Introduction to Australia

Did you know that Australians call themselves Aussies? Australia is also the only nation-continent in the world and home to just over 20 million people and 75 million sheep.

Find out more information about Australia below.

Country local name: Commonwealth of Australia
Government type: Federal parliamentary democracy and a Commonwealth realm
Capital: Canberra
Time difference: UTC+10 (15 hours ahead of Washington, DC, during Standard Time)
Independence: 1 January 1901 (from the federation of UK colonies)
National holiday: Australia Day (commemorates the arrival of the First Fleet of Australian settlers), 26 January (1788); ANZAC Day (commemorates the anniversary of the landing of the Australian and New Zealand Army Corps during World War I at Gallipoli in Turke, 25 April (1915)
Population: 22,507,617 (July 2014 est.)
Ethnic groups: English 25.9%, Australian 25.4%, Irish 7.5%, Scottish 6.4%, Italian 3.3%, German 3.2%, Chinese 3.1%, Indian 1.4%, Greek 1.4%, Dutch 1.2%, other 15.8% (includes Australian aboriginal 0.5%), unspecified 5.4%
Languages: English 76.8%, Mandarin 1.6%, Italian 1.4%, Arabic 1.3%, Greek 1.2%, Cantonese 1.2%, Vietnamese 1.1%, other 10.4%, unspecified 5% (2011 est.)
Religions: Protestant 30.1% (Anglican 17.1%, United Church 5.0%, Presbyterian and Reformed 2.8%, Baptist, 1.6%, Lutheran 1.2%, Pentecostal 1.1%, other Protestant 1.3%), Catholic 25.3% (Roman Catholic 25.1%, other Catholic 0.2%), other Christian 2.9%, Orthodox 2.8%, Buddhist 2.5%, Muslim 2.2%, Hindu 1.3%, other 1.3%, none 22.3%, unspecified 9.3% (2011 est.)
Terrain: Mostly low plateau with deserts; fertile plain in the southeast
Elevation extremes: Lowest point: Lake Eyre 15 m below sealevel;
Highest point: Mount Kosciuszko 2,229 m
Natural resources: Bauxite, coal, iron ore, copper, tin, gold, silver, uranium, nickel, tungsten, rare earth elements, mineral sands, lead, zinc, diamonds, natural gas, petroleum
Agriculture – products: Wheat, barley, sugarcane, fruit; cattle, sheep, poultry
Industries: Mining, industrial and transportation equipment, food processing, chemicals, steel
Exports: Coal, iron ore, gold, meat, wool, alumina, wheat, machinery and transport equipment
Shopping hours: Most stores are open Monday – Friday from 9 am to 5.30 pm
Saturday from 9 am to 5 pm. Sunday from 9 am to 4 pm
Climate: Generally arid to semiarid; temperate in the south and east; tropical in the north
Natural hazards: Cyclones along the coast; severe droughts; forest fires

References:
https://www.cia.gov/library/publications/the-world-factbook/

Australia has two climatic zones. The tropical zone, which makes up 40% of Australia, has two specific seasons: summer (wet) and winter (dry). The second climatic zone is the temperate zone, which experiences  all four seasons.
Generally speaking, Australia is a year-round destination. However, the best time to visit northern and central Australia is in the dry season, which falls between April and November, because of the clear skies and warm days. The south, by contrast, may be significantly cooler, so is best visited in the wet season, which runs from December to March. It is warm throughout Australia during this period. 

Seafood in all its forms is the most popular dish in Australia with almost 600 varieties of marine and freshwater seafood on offer, including Barramundi, Sweetlips and Coral trout. Other popular seafood includes prawns, oysters (Sydney rock oysters), lobster, crabs, squid, mud, shellfish (Moreton Bay bugs) or yabbies and a lot of species of fresh- and seawater fish.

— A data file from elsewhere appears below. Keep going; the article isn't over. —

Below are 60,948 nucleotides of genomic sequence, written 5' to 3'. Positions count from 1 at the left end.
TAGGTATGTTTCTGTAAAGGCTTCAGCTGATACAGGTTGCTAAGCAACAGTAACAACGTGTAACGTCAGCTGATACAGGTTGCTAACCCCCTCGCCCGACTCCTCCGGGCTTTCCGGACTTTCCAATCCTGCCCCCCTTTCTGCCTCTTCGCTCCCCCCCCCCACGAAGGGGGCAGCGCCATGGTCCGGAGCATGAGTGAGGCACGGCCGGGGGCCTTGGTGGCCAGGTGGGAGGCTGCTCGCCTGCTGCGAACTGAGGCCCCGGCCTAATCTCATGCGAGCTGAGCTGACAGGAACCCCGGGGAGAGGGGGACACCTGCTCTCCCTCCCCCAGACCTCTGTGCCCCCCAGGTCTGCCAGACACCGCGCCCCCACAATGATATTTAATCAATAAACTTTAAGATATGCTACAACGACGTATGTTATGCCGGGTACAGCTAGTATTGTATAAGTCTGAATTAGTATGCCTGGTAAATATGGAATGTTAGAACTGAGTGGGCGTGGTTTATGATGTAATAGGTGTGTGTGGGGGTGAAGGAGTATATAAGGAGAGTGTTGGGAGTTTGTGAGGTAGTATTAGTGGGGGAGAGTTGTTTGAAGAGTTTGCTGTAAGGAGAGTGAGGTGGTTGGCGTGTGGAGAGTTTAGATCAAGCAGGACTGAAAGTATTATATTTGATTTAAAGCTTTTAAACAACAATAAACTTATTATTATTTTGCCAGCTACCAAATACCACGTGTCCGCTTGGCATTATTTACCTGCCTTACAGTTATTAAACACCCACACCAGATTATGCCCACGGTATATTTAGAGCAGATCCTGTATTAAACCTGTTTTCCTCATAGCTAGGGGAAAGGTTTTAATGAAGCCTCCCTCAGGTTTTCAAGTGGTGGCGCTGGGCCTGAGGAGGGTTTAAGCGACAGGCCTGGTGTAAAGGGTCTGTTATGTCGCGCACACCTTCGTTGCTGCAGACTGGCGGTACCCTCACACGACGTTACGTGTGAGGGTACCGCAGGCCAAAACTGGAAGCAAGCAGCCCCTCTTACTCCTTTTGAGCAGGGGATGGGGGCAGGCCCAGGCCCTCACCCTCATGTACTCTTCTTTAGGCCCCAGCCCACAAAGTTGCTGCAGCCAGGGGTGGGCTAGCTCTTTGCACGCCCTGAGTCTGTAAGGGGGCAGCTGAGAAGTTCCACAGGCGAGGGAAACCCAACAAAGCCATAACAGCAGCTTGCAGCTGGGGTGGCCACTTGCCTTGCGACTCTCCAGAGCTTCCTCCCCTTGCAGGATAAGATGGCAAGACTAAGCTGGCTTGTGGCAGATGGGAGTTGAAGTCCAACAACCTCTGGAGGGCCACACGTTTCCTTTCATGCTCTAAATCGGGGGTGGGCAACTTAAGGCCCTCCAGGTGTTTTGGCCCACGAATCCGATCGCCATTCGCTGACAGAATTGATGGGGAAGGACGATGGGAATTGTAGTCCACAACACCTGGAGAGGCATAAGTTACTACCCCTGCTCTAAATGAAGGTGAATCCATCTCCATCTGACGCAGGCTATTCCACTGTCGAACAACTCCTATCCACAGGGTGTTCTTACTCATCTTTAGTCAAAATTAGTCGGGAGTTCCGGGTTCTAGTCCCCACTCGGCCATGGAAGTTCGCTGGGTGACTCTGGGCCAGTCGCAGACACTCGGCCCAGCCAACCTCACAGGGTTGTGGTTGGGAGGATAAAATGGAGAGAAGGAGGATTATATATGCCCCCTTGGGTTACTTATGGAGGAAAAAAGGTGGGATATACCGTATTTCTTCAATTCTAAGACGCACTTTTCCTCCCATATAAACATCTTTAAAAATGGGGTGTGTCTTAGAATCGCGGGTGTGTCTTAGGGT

An increasing number of food festivals allows you to try fresh produce and enjoy the delicious flavors. Moreover, Australia is an incredibly efficient agricultural nation growing grains, fruit and vegetables. In general, food and drink reflects the country’s past.

“Bush tucker” is food from Australian flora and fauna, which can help transform ordinary recipes into an extraordinary dish.  (So what kinds of things exactly?)
The usual meat like beef, pork, lamb, chicken, buffalo or emu is truly loved, but there are also strong supporters of “unusual” meats such as kangaroo, wallaby or crocodile.

Australia is the fourth largest exporter of wine in the world. The most popular wine-producing regions are the  Barossa Valley, Coonawarra, Clare Valley, Margaret River and Hunter Valley, These produce Chardonnay, Merlot, Sauvignon blanc, Cabernet Sauvignon, Shiraz and Sémillon.

The most common Australian beers are James Squire, Coopers, Little Creatures, Cascade or Matilda Bay.

Australians people love coffee and Melbourne enjoys a special reputation.

SOME LINGUISTIC CURIOSITIES
·    Aussie is a colloquial term for ‘Australian’.
·    Australia means ‘southern’ from the Latin Australis and it’s based on legends of an ‘unknown southern land’ (terra australis incognita), which date back to the Roman times.
·    Australia is very multicultural – about 200 different languages and dialects are spoken here.
·    The largest free festival – Moomba, which is held in Melbourne means ‘up your bum’ in many Aboriginal languages.
·    Uluru means ‘shadowy place’ in the local aboriginal dialect.

 

 

SAYINGS AND SLANG PHRASES
G’Day – Hello!
Ace! – Excellent!
Bloody oath! – That’s certainly true!
Come a gutser – A bad mistake/have an accident
Exy – Expensive
Ripper – Great
Give it a burl – Try it/ have a go
Going off – good fun
Rack off – get lost! Get out of here!
Doing your block – losing your head